Integral, 1909 [page 29]. 1909. Illinois Institute of Technology. Yearbooks. Courtesy of the Illinois Institute of Technology.

Small Town with a Big Story: Marshall Public Library

Near the Illinois border with Indiana lies the town of Marshall, the county seat of Clark County, Illinois. Boasting a history much bigger than its size might suggest, the IDHH is pleased to feature the Marshall Public Library Digital Archive as one of our newest additions to the Illinois Digital Heritage Hub. Marshall traces its founding to 1835, when Illinois politician and businessman William B. Archer officially organized what would be the beginnings of the city. Marshall took the surname of a Chief Justice of the United States Supreme Court, John Marshall, as its namesake and would be incorporated as a city in 1873. Situated along the National Road, the first major improved highway built by the federal government in the early 1800s, Marshall saw thousands of settlers pass through on their travels to the West.

The city would play host to a variety of notable persons over its nearly 200-hundred-year history, with Abraham Lincoln being a frequent visitor of Marshall during his time as a lawyer. Marshall was also the temporary home of James Jones, best-selling author and winner of the 1952 National Book Award for his novel From Here to Eternity. Jones helped found the Handy Writers’ Colony in 1950 with Lowney Turner Handy and her husband, Harry Handy. A demanding teacher, Lowney Handy would have her students spend many hours copying, by hand or typewriter, materials from authors whose work she admired. The Colony would eventually dissolve after operating for 14 years, but not before seeing several of The Colony writers such as John Bowers and Charles Wright receive publications of their works.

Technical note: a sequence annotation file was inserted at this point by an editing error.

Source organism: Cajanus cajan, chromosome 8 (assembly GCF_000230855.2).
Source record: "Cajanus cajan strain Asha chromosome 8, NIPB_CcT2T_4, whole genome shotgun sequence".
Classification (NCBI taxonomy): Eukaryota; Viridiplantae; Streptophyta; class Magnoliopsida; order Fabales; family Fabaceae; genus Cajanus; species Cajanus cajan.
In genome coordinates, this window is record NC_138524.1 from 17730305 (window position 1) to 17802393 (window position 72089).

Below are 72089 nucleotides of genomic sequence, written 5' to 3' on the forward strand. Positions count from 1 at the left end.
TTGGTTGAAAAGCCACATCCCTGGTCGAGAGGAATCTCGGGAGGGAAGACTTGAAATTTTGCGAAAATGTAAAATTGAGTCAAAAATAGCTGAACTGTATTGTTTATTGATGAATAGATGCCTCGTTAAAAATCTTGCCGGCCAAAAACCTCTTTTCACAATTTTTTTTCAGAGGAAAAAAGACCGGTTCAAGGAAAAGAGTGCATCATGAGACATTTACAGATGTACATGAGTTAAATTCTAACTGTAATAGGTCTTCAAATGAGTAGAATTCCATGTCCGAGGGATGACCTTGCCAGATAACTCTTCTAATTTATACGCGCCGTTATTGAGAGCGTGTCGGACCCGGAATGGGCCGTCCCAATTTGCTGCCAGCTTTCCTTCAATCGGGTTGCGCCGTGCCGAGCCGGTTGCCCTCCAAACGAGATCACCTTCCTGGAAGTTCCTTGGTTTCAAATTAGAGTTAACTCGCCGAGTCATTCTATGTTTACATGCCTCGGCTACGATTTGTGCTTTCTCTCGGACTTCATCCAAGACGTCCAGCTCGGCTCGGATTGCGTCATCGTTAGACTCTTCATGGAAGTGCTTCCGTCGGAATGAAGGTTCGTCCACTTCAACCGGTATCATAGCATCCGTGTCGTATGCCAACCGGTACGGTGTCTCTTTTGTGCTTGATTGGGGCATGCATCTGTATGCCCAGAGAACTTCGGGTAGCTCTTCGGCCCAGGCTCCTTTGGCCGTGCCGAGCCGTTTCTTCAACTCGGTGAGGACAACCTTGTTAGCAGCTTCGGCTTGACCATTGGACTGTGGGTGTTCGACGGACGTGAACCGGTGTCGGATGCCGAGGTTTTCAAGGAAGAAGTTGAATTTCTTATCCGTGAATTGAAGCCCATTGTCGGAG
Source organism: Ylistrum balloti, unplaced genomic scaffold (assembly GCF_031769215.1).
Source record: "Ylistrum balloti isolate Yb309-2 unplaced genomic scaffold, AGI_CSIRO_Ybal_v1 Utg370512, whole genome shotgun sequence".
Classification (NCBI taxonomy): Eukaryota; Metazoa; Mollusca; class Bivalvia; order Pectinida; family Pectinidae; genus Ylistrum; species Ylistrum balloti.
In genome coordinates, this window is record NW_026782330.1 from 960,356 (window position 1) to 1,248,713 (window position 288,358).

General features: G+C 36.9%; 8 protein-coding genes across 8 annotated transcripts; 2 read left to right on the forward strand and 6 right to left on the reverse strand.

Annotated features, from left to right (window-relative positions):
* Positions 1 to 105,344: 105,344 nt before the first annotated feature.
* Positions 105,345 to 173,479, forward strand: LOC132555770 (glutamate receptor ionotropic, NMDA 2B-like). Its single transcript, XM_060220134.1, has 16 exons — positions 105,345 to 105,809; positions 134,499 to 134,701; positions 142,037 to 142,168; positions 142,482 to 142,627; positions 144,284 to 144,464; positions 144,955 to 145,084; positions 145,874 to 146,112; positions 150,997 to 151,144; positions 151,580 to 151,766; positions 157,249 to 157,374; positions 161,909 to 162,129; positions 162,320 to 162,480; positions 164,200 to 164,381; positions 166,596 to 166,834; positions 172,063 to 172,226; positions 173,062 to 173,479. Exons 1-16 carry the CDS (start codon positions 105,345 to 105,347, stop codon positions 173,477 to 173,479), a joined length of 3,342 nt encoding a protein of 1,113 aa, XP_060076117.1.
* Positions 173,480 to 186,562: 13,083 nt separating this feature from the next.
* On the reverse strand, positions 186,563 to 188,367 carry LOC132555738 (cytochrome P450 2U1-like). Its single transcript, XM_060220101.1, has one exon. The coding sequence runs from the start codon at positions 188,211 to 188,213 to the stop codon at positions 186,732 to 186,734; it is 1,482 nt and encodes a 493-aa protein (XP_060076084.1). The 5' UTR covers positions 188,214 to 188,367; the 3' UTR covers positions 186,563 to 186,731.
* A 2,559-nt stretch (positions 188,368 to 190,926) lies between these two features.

Marshall continues to be a small city with big appeal, whether hosting its annual Fall Festival each autumn or offering a summer of live music by the Marshall City Band, the oldest, continuously operating band in Illinois. Here are a few of our favorite items from the Marshall Public Library Digital Archive:

Light plant 1915. 1915. Marshall Public Library. Marshall Public Library Digital Archive. Courtesy of Marshall Public Library.
Christmas 1961, looking East down Archer Avenue. 1961. Marshall Public Library. Marshall Public Library Digital Archive. Courtesy of Marshall Public Library.
Balloon at Courthouse. July 5, 1900. Photographed by Bert Hogue. Marshall Public Library. Marshall Public Library Digital Archive. Courtesy of Marshall Public Library.
Marshall Public Library — 612 Archer Avenue. circa 1970. Marshall Public Library. Marshall Public Library Digital Archive. Courtesy of Marshall Public Library.